Puna kōrero: iwi and schools working together to support Māori student success
Degree GrantorUniversity of Canterbury
Degree NameDoctor of Philosophy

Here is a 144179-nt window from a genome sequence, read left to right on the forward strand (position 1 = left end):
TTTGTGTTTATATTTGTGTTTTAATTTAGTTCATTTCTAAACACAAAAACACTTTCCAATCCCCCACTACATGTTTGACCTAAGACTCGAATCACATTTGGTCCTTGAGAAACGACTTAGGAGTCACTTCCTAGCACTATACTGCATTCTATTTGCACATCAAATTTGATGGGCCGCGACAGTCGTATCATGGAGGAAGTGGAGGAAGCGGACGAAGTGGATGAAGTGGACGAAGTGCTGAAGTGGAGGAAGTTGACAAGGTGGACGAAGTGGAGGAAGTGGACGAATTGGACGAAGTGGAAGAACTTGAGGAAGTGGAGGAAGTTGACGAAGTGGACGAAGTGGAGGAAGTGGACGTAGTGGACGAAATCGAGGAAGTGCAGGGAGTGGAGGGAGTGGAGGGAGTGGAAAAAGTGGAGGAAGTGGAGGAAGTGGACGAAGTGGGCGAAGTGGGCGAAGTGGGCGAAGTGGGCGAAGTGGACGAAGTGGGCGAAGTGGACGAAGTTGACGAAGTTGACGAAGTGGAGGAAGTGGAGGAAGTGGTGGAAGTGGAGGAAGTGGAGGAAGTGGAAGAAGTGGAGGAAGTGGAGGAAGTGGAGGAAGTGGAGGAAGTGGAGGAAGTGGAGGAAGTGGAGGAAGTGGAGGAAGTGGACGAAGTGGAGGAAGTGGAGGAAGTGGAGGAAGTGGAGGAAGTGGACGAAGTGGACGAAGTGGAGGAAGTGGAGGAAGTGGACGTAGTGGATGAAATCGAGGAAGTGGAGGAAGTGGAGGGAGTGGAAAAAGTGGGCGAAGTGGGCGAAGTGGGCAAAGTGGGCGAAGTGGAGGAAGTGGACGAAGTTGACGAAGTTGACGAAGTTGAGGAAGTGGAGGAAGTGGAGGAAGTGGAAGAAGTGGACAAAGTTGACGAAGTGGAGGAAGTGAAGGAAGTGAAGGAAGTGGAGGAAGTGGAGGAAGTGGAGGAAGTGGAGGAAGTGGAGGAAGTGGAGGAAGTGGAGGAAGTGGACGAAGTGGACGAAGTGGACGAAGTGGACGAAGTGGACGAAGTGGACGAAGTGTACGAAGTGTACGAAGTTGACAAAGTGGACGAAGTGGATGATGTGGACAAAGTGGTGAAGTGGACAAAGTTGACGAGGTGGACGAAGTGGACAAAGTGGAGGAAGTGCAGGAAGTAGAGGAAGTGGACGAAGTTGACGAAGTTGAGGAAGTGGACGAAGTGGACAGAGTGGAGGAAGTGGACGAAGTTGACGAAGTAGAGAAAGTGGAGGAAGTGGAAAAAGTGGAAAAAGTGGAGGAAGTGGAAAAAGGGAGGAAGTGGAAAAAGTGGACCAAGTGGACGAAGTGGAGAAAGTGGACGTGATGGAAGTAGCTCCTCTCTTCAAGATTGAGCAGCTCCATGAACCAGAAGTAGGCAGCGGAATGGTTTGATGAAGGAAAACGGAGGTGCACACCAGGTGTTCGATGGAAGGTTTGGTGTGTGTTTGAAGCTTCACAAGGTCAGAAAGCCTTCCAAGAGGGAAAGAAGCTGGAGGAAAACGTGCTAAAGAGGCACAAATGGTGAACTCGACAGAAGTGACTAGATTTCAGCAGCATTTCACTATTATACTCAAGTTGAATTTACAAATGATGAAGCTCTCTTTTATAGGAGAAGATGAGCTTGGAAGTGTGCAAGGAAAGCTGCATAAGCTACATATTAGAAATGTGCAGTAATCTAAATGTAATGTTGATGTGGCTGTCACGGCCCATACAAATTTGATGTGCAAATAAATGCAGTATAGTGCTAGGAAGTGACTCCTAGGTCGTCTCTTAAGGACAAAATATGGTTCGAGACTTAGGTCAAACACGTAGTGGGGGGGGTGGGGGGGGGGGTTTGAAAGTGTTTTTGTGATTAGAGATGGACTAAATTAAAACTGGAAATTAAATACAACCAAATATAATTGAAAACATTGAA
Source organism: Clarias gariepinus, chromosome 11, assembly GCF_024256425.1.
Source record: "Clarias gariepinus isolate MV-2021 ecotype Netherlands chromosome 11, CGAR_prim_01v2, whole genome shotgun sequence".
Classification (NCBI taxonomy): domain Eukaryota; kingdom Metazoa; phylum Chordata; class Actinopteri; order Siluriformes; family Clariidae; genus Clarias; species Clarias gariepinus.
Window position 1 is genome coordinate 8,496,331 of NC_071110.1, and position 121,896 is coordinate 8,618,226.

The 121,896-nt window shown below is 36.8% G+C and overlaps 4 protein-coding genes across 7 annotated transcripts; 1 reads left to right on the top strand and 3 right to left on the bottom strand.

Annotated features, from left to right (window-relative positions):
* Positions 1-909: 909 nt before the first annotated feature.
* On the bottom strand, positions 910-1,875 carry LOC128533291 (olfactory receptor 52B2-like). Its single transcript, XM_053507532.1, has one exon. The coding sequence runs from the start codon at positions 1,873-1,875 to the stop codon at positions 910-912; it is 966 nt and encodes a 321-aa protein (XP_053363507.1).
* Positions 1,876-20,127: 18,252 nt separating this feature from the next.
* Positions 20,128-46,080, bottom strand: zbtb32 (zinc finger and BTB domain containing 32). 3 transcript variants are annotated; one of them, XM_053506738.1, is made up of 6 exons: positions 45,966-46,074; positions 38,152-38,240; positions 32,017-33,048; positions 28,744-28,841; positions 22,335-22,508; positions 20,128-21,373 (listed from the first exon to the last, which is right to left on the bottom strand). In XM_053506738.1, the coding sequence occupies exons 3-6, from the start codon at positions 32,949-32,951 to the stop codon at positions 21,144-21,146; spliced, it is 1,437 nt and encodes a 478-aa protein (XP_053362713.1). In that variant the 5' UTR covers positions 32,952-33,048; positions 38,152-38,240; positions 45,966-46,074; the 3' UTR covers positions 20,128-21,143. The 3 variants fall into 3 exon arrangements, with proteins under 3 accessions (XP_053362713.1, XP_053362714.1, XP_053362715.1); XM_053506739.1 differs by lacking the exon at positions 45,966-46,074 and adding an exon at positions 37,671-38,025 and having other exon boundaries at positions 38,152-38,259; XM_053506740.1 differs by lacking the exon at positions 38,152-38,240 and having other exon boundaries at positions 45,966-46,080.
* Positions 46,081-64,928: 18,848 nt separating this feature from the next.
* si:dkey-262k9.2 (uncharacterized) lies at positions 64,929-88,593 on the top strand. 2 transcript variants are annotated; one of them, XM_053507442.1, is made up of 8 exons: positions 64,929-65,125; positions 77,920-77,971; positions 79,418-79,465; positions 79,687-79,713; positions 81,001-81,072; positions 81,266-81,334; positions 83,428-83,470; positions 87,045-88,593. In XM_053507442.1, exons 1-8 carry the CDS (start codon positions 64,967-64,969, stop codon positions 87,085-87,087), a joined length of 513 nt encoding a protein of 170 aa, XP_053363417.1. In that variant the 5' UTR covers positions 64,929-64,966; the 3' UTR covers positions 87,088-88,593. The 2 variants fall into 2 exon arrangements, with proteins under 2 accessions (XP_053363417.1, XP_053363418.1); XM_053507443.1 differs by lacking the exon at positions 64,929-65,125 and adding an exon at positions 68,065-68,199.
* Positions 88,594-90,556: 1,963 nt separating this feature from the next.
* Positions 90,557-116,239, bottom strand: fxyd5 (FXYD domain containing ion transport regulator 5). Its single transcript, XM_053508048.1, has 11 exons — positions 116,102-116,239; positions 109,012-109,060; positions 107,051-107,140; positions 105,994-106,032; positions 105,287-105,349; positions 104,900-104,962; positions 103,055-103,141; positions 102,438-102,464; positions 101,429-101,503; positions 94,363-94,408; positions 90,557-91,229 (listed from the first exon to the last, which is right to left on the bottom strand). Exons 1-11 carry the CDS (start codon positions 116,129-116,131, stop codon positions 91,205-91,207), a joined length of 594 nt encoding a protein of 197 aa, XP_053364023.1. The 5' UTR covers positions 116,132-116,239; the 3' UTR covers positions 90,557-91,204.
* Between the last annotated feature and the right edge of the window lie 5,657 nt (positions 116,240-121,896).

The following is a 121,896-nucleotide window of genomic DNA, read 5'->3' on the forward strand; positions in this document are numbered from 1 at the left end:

This thesis explores the notion that iwi and schools working together can contribute to culturally responsive curriculum and schooling. It investigates how some schools have formed genuine education partnerships with iwi, and provides answers to the following question: in what ways are iwi and schools working together to support Māori students? An understanding of communities of practice, and what Māori student success looks like, are essential. Imperatives for education partnerships and the educational policy, and drivers for partnership are foundational in understanding and connecting collaboration between iwi and schools with the wider educational picture in Aotearoa New Zealand. In New Zealand, Māori are not as successful as their non-Māori peers. Approaches to achieving education equity, including collaboration with iwi and Māori, is important for informing education approaches and strategy. How those approaches are informed, developed and implemented is equally important in achieving models likely to positively affect Māori achievement in education. This is also important in ensuring that participation expectations of iwi are co-constructed, reasonable and appropriately resourced. The theoretical base of this study draws upon the literature review on collaboration between Māori/iwi and the New Zealand education system, as well as international literature on supporting Indigenous students, using a community of practice approach. The metaphor of ‘puna kōrero’ is used in this research, as an approach allowing for consideration of different sites of investigation using an organic, kaupapa (issue, topic) Māori perspective. The three puna kōrero explored are Te Kauhua: A Ministry of Education funded professional development programme for schools and iwi; iwi voices: six iwi education representatives speak about their experiences working with schools and advancing their iwi education aspirations; Wai Study Help: an English-literacy programme operating in a kura kaupapa Māori (Māori immersion schooling) setting that has partnerships with its local university and iwi. From these puna kōrero, implications for iwi, schools and the Ministry of Education are considered. iii Exploration of the three puna kōrero identified passionate leadership and purposeful membership, funding and resourcing, monitoring and defining success, whakawhanaungatanga (nurturing relationships with others) and involvement of whānau (family) as key themes. Motivations for schools and iwi to work together are explored, along with rationale for the Ministry of Education’s support of iwi-school communities of practice. A framework for iwi-school communities of practice is proposed, including recommendations for iwi, schools and the Ministry of Education.